I saw the infamous "Mike and Ike" photo - the picture of Harriton High School sophomore Blake Robbins that launched the Lower Merion School District Web-camera debacle. And at the invitation of Robbins' attorney, Mark Haltzman, I also reviewed additional pictures captured by Robbins' school-issued computer.
The lawsuit filed by Haltzman over the photos and Robbins' right to privacy appears ripe for settlement. But overlooked in much of the analysis of this case was a large group of victims of privacy invasion - those with whom Robbins was communicating online.
The basic facts have been widely reported. Each high school student received an Apple laptop with a security feature to be activated in the case of a lost or stolen computer. When enabled, the feature would snap two pictures every 15 minutes: an image of whatever was in front of the Web cam (perched above the laptop's screen), and a shot of whatever was happening on that screen. Those images would then be transmitted to a school district server. The school district did not inform students or parents about the security feature.
According to Robbins, last November, Harriton assistant vice principal Lindy Matsko told Robbins that the school suspected he was engaged in improper behavior. She cited as evidence a photograph taken using the Web cam on Robbins' laptop. Matsko said it depicted him holding a pill, which Robbins said was actually a Mike and Ike candy.
In that screen grab, Robbins face is plainly visible, in a pose suggesting he is talking to someone else. He is holding something between his thumb and forefinger that might be a Mike and Ike, it looks the same size and shape. There is no way to be sure. But what's in his hand is irrelevant to the question of whether the school district was justified in creating its own reality show.
More significant were the additional images Haltzman permitted me to review. No, not the image of Robbins shirtless. Or the one in which he's asleep in front of the laptop. Most shocking were the ones showing the faces or worded Internet postings of individuals with whom Robbins was communicating.
What gave Lower Merion the right to invade the privacy of these people?
Their images represent a gross violation of privacy akin to listening in on a private telephone communication between two individuals, at least one of whom has absolutely no idea of the presence of an interloper. That's the real outrage in this case, how the privacy of innocent third parties - classmates, friends, family members, and parents - was compromised.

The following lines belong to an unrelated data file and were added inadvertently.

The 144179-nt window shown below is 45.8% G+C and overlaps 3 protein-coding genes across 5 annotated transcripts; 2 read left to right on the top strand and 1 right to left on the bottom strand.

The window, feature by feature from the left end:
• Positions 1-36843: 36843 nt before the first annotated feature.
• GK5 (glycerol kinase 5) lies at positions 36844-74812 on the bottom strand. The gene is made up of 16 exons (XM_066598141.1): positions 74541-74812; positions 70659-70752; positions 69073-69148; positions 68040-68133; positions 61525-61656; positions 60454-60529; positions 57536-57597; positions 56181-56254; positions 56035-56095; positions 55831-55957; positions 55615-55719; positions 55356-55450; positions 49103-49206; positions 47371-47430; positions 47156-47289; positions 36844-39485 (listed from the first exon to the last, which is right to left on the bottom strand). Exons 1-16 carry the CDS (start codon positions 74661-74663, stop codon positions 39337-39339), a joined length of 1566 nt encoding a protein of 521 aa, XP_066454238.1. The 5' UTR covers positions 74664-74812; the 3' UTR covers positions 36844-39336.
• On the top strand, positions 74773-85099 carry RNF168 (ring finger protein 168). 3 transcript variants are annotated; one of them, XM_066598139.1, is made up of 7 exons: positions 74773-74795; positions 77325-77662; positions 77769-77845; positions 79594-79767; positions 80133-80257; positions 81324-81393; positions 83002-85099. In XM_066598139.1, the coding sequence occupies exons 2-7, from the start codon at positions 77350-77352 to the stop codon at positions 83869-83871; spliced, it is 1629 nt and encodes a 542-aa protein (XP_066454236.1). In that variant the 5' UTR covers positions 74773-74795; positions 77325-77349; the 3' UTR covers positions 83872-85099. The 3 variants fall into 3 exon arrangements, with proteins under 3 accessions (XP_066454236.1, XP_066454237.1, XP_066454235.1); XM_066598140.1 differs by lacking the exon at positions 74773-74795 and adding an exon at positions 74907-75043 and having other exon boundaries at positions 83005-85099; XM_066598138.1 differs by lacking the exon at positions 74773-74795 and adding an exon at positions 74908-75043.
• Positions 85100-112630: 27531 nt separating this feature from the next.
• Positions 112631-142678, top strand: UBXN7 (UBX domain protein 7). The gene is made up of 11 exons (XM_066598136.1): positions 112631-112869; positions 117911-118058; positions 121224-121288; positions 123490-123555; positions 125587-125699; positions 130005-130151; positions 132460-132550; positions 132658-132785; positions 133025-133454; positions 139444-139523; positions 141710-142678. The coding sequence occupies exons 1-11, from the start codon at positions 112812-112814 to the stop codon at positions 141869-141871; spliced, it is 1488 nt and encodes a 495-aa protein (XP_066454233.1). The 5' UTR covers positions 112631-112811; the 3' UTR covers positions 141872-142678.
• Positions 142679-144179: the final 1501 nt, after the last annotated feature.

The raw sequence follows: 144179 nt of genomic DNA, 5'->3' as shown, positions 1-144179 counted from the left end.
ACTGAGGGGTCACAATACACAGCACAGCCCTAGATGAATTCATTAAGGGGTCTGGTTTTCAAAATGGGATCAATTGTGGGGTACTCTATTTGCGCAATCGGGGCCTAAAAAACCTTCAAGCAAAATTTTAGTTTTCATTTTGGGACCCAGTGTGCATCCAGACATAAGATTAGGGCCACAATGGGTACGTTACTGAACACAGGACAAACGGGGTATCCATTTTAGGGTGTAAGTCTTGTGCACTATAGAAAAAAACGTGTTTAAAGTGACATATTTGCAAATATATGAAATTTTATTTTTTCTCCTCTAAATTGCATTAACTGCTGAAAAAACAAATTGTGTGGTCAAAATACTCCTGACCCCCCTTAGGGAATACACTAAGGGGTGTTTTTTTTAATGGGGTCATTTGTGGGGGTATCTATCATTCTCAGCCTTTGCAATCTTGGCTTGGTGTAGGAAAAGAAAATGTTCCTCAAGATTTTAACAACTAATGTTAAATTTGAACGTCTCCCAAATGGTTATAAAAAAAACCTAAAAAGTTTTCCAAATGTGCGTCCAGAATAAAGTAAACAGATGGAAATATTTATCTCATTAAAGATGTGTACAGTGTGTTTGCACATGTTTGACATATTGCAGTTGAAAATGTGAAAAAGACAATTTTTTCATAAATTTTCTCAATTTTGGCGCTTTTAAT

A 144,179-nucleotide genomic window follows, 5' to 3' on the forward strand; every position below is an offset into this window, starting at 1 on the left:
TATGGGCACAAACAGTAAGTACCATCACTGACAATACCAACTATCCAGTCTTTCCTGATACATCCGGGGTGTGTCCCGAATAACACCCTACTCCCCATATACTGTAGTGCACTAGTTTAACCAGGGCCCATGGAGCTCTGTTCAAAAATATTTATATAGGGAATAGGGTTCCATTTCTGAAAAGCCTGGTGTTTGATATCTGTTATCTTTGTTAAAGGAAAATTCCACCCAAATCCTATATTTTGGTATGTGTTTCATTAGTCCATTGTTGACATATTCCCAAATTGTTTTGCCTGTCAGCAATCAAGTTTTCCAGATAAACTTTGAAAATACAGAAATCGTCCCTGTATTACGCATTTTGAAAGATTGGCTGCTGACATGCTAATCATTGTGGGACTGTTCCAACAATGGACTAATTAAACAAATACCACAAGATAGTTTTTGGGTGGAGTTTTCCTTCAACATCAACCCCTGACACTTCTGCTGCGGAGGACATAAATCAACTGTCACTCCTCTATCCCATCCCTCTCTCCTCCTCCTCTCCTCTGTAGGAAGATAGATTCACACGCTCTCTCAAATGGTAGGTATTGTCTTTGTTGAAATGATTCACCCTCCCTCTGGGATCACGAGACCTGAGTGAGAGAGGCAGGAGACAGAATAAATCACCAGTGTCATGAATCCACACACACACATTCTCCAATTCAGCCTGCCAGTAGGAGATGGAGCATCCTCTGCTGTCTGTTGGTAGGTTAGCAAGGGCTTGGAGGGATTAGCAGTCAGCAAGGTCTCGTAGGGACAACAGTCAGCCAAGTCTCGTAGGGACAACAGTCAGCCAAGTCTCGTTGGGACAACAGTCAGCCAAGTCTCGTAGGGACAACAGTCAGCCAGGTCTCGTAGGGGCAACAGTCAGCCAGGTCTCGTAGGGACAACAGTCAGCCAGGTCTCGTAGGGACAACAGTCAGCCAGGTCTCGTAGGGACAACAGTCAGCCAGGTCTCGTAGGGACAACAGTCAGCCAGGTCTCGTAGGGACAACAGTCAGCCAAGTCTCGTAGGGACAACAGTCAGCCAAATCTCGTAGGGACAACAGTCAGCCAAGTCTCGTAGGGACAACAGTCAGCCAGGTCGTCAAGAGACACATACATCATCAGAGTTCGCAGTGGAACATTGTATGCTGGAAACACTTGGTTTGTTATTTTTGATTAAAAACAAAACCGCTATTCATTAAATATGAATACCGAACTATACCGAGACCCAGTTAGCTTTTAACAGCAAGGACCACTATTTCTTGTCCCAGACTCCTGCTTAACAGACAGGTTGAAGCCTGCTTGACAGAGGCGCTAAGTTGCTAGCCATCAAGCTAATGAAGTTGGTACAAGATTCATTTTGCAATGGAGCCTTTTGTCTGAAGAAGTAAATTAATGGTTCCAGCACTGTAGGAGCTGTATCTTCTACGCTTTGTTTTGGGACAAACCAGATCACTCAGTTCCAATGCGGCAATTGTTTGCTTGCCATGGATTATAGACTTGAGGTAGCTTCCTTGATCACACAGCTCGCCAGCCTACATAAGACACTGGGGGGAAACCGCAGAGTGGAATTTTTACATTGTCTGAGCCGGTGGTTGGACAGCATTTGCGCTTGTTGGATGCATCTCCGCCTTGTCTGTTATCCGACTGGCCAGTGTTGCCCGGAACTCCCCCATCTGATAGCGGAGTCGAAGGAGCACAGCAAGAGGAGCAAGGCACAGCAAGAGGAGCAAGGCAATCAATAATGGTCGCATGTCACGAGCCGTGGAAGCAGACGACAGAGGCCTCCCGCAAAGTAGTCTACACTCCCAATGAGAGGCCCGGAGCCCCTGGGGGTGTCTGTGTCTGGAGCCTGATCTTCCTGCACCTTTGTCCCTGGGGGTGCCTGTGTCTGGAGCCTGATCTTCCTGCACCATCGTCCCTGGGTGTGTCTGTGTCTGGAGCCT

For example, in one image, Robbins is communicating with another young man who appears to be of similar age. Their instant chat was redacted so I could not see what they were typing to one another, but it would have been plainly evident to the school district. What I could see was the Phillies icon the other chatter was using as his on-screen moniker.
What were they saying to each other? I don't know. But I do know what I was talking about three decades ago before the advent of this technology. Girls. Sports. Teachers. Administrators. Keggers. And not necessarily in that order.
Who gave Lower Merion the right to intrude on those communications? Regardless of whether Blake Robbins stole a computer (there appears to be no evidence that he did), whether he is a problem student, whether he missed a required insurance payment, whether his parents owe Peco money, or any of the other Main Line buzz that has surrounded this case, it was inexcusable for the school district to invade the privacy of third parties en route to violating that of Blake Robbins.
"The whole problem here is that whatever was in front of that camera - even your friends who happen to be coming in that day or people who have nothing to do with the school district - could have been caught," Haltzman told me last week.
One radio listener asked me to distinguish this case from one in which a school maintains the prerogative to search a student's locker. I could easily do so. A locker is on school property, and it doesn't function like a predator drone in a student's bedroom.
A different listener had a better analogy. What if Comcast did what Lower Merion did? What if someone was delinquent with a cable payment or lost a cable box, and Comcast threw a switch and took a peek at what was going on in front of that box sitting on top of your TV? There would be hell to pay, and appropriately so.
Speaking of cable television, here is some advice for the Lower Merion School District: If you need a teen reality fix, tune in to season two of Jersey Shore. Unlike Blake Robbins, his parents, and his friends, Snooki and The Situation know they're playing to the cameras.